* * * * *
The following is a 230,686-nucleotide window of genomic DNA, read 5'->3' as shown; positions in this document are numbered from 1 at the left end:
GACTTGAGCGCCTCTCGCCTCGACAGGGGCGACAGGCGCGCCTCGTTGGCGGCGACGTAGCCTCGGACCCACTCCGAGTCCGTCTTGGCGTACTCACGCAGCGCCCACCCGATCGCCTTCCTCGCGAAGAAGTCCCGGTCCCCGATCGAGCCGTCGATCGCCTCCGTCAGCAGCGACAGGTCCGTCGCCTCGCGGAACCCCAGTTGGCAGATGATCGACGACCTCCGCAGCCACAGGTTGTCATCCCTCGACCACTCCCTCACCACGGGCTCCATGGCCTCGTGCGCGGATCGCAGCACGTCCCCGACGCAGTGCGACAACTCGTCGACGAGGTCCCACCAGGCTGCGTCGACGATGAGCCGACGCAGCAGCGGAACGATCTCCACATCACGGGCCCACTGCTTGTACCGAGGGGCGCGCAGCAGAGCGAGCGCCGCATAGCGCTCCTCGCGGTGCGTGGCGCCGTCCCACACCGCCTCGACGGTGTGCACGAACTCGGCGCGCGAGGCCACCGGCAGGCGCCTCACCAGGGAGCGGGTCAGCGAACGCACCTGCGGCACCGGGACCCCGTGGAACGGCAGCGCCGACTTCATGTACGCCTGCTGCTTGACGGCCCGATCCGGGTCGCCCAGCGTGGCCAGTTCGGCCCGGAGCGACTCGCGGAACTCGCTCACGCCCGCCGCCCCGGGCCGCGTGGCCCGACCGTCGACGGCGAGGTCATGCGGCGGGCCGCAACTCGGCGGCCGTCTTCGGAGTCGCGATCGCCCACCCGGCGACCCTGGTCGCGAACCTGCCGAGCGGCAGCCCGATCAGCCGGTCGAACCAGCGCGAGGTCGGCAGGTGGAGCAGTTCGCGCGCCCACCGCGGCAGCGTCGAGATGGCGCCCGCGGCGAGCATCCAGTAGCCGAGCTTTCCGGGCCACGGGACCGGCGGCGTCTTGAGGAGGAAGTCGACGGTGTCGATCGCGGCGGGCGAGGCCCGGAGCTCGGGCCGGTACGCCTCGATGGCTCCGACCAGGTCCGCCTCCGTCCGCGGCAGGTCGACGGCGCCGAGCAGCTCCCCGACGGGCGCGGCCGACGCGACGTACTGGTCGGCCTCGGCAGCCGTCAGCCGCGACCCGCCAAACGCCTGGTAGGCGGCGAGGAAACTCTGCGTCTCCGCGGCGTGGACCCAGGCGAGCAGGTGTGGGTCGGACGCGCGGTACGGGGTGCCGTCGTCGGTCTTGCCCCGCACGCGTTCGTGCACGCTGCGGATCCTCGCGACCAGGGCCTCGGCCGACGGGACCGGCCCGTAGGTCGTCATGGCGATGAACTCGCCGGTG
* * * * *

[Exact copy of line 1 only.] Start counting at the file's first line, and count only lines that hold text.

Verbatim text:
The following is a 230,686-nucleotide window of genomic DNA, read 5'->3' as shown; positions in this document are numbered from 1 at the left end: